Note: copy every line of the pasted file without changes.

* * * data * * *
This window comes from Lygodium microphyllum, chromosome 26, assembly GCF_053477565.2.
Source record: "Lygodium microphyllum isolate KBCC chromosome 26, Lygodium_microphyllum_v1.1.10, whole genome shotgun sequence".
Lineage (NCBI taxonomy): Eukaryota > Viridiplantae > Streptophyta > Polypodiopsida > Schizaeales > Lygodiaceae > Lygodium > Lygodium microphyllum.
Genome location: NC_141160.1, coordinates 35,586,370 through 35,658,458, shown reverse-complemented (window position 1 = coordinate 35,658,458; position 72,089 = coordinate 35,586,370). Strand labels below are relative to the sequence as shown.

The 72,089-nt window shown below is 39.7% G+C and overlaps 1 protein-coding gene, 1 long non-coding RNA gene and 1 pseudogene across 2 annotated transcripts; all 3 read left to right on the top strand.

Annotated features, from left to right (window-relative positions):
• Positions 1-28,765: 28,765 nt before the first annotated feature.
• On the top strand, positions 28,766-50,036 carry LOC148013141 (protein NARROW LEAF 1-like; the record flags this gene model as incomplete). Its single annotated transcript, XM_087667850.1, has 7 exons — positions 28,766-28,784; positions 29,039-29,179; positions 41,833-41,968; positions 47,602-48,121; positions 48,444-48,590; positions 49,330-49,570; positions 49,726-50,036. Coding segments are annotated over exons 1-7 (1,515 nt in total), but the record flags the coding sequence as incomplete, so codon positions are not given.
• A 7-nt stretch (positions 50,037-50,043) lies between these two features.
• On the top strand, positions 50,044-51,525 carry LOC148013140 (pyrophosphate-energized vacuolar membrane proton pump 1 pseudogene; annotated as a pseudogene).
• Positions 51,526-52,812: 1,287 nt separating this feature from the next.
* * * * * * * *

This window comes from Lygodium microphyllum, chromosome 26, assembly GCF_053477565.2.
Source record: "Lygodium microphyllum isolate KBCC chromosome 26, Lygodium_microphyllum_v1.1.10, whole genome shotgun sequence".
Lineage (NCBI taxonomy): Eukaryota > Viridiplantae > Streptophyta > Polypodiopsida > Schizaeales > Lygodiaceae > Lygodium > Lygodium microphyllum.
Genome location: NC_141160.1, coordinates 35,586,370 through 35,658,458, shown reverse-complemented (window position 1 = coordinate 35,658,458; position 72,089 = coordinate 35,586,370). Strand labels below are relative to the sequence as shown.

The 72,089-nt window shown below is 39.7% G+C and overlaps 1 protein-coding gene, 1 long non-coding RNA gene and 1 pseudogene across 2 annotated transcripts; all 3 read left to right on the top strand.

Annotated features, from left to right (window-relative positions):
• Positions 1-28,765: 28,765 nt before the first annotated feature.
• On the top strand, positions 28,766-50,036 carry LOC148013141 (protein NARROW LEAF 1-like; the record flags this gene model as incomplete). Its single annotated transcript, XM_087667850.1, has 7 exons — positions 28,766-28,784; positions 29,039-29,179; positions 41,833-41,968; positions 47,602-48,121; positions 48,444-48,590; positions 49,330-49,570; positions 49,726-50,036. Coding segments are annotated over exons 1-7 (1,515 nt in total), but the record flags the coding sequence as incomplete, so codon positions are not given.
• A 7-nt stretch (positions 50,037-50,043) lies between these two features.
• On the top strand, positions 50,044-51,525 carry LOC148013140 (pyrophosphate-energized vacuolar membrane proton pump 1 pseudogene; annotated as a pseudogene).
• Positions 51,526-52,812: 1,287 nt separating this feature from the next.